Filed under: AV Club, Diversions, Finds — olivander January 18, 2011 @ 5:44 pm

Remington Typewriter Band c.1912

Here we have the two sides from Columbia A1433, the first record of a handful released by the Remington Typewriter Co. Band.  Both were recorded Aug 27, 1913.  It used to be common for large companies to have their own employee-comprised concert bands and sports teams that played primarily for the enjoyment of the employees.  Of course, these company bands also acted as a form of advertising.  At the time these recordings were made, the band would have been under the leadership of Harry Putnam, former director of the Ringling Bros. and Barnum & Baily Circus Band.

Formed in 1905, the Remington Band quickly became well-known outside the sphere of the factory grounds, performing regularly at events all around Herkimer County, NY.  In 1910, they embarked on a month-long tour of New York state and just inside the Canadian  border.  Possibly their highest-profile gig was playing at the opening of the Baseball Hall of Fame in Cooperstown in 1939.

Beginning in 1926, the band could be heard at 8:30 every Wednesday evening on WGY, broadcasting from a studio built in the Remington employee cafeteria.

Reflecting the new corporate structure, the band changed its name to the Remington Rand Band in 1936.  After WWII, the band changed names again to the Ilion Fireman’s Band, a band which eventually became today’s Ilion Civic Band.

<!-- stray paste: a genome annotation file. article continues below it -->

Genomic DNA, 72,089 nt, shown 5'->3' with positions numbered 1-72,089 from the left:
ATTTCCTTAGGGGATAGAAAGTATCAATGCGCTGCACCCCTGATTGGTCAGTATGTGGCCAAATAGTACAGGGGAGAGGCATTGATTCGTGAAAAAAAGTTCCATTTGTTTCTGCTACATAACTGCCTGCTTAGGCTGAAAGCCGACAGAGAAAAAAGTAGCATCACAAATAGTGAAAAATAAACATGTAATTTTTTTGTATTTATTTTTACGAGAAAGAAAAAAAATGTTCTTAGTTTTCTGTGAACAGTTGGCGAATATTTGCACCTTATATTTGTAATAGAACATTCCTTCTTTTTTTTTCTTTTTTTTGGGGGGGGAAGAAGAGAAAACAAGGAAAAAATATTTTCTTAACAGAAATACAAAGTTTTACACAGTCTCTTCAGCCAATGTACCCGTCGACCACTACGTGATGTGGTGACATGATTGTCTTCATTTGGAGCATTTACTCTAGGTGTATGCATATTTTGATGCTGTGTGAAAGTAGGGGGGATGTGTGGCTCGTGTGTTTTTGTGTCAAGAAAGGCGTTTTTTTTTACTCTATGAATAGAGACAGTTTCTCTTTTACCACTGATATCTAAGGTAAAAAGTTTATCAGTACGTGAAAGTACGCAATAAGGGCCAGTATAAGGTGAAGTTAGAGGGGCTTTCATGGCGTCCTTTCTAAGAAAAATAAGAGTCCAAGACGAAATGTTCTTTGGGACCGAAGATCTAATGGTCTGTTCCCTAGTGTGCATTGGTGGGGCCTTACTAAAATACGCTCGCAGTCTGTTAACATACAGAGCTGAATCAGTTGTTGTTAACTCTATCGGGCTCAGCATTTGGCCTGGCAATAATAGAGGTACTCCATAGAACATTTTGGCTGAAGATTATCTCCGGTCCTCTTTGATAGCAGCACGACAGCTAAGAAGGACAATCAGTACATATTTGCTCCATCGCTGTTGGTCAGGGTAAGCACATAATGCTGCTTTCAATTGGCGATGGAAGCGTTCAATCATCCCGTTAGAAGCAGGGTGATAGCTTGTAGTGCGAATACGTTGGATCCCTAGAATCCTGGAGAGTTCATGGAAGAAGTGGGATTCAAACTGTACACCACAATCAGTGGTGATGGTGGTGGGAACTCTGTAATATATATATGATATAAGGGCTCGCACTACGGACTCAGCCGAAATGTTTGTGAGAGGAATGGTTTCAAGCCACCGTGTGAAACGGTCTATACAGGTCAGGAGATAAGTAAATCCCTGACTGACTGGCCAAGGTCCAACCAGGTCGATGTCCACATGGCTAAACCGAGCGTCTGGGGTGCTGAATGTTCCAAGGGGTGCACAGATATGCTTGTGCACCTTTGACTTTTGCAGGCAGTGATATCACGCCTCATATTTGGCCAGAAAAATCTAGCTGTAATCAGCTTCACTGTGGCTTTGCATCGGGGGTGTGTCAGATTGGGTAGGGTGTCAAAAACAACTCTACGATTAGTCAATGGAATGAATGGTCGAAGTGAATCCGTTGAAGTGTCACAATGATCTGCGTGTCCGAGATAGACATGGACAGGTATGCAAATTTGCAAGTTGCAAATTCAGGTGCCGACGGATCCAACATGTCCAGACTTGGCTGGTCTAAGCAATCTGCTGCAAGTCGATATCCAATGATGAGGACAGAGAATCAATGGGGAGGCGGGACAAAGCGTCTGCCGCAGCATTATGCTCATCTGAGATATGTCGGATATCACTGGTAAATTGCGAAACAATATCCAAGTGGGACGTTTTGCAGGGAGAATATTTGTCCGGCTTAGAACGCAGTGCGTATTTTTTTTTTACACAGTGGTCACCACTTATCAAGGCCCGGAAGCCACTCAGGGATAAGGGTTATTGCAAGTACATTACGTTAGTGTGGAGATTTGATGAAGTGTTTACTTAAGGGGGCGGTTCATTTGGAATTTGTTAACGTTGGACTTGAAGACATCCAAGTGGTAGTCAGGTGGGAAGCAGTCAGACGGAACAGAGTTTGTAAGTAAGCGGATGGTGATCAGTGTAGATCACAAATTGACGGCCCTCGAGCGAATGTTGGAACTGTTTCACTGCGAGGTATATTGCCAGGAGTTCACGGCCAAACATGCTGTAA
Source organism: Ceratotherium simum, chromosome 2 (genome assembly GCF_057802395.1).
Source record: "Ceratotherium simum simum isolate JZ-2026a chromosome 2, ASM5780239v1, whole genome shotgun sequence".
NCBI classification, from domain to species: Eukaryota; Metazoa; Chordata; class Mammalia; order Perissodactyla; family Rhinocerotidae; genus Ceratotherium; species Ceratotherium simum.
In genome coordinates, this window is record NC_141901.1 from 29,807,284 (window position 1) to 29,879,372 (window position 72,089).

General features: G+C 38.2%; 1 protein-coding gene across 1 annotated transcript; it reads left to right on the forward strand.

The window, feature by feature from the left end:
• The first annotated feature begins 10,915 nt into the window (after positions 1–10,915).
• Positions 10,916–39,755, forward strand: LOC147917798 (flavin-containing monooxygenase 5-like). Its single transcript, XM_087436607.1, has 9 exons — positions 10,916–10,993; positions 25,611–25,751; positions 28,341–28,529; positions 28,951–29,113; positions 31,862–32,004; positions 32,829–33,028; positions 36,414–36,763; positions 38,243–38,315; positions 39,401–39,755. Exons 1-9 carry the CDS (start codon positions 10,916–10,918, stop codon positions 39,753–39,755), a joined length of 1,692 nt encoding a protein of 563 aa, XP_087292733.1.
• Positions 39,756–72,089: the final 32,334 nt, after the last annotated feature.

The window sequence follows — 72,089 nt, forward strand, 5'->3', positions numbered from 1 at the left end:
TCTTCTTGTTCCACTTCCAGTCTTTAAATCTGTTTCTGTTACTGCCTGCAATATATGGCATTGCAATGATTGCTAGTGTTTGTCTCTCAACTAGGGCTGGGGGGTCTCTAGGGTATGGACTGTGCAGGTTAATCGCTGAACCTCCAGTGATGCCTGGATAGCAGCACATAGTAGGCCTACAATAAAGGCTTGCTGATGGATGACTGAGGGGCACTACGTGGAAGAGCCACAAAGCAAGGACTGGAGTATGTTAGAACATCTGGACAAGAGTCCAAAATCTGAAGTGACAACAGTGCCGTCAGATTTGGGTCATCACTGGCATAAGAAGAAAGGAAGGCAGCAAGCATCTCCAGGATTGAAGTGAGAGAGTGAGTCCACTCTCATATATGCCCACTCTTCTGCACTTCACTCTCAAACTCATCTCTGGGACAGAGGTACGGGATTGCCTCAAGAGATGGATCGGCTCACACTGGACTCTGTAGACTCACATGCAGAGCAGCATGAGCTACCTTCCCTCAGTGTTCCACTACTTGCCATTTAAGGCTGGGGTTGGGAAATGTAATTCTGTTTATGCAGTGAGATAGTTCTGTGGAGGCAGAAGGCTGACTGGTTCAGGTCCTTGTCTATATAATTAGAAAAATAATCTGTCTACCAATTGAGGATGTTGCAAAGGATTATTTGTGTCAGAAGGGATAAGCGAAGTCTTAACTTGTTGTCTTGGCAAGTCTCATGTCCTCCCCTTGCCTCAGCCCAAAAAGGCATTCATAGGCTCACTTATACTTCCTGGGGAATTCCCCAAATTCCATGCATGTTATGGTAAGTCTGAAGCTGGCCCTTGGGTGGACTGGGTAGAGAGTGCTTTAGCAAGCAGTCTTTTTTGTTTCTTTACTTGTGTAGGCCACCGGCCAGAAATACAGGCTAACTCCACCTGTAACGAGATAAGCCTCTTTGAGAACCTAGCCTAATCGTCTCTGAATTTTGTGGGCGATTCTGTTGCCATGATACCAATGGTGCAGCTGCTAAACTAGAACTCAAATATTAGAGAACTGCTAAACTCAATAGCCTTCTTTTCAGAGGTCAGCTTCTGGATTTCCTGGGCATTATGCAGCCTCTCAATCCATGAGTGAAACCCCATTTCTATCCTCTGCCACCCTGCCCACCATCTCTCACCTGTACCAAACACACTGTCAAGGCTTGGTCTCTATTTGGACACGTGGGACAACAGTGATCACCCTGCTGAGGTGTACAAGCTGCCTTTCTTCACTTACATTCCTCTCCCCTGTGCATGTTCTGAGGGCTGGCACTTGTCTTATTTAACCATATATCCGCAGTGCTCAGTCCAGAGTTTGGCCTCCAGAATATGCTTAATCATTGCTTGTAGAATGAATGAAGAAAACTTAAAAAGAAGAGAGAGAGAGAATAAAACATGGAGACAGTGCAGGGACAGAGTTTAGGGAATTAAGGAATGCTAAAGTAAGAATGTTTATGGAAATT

Click to download/listen:

Side A: Salute to the Sultan

Side B: Fraternal Spirit March

We’ve all got to have something to fall back upon

Filed under: Errata, Finds, ephemera — olivander @ 1:22 pm

From a 1917 Duluth, MN, city directory:

Lost Holiday: “Our best to Victoria and the lizards.”

Filed under: Stolen moments, ephemera — olivander November 20, 2010 @ 12:57 pm

A while back, I received this totally random postcard in the mail. We frequently get mail intended for our neighbors–mostly bills, catalogs, and ads for life insurance–but I must say, as misdirected mail goes this one was quite entertaining. It’s addressed to me (as “W.A.”) and addressed properly except for one digit of the zip code, but it was clearly meant for someone named Albert. The back is labeled “Trolls of Norway” and it was postmarked in Oakland, CA. I unsuccessfully tried to track down this Albert Seaver, then put the postcard away and forgot about it until now.

The Trolls of Norway

Albert – Spotted these fine fellows by the roadside and was reminded of you and your brothers. Surely the resemblance is uncanny! Our best to Victoria and the lizards. We await the unveiling of your portrait at the Hudson. “Modern Art, harumph!” indeed! Keep basking – John & Martha & Ted & Alice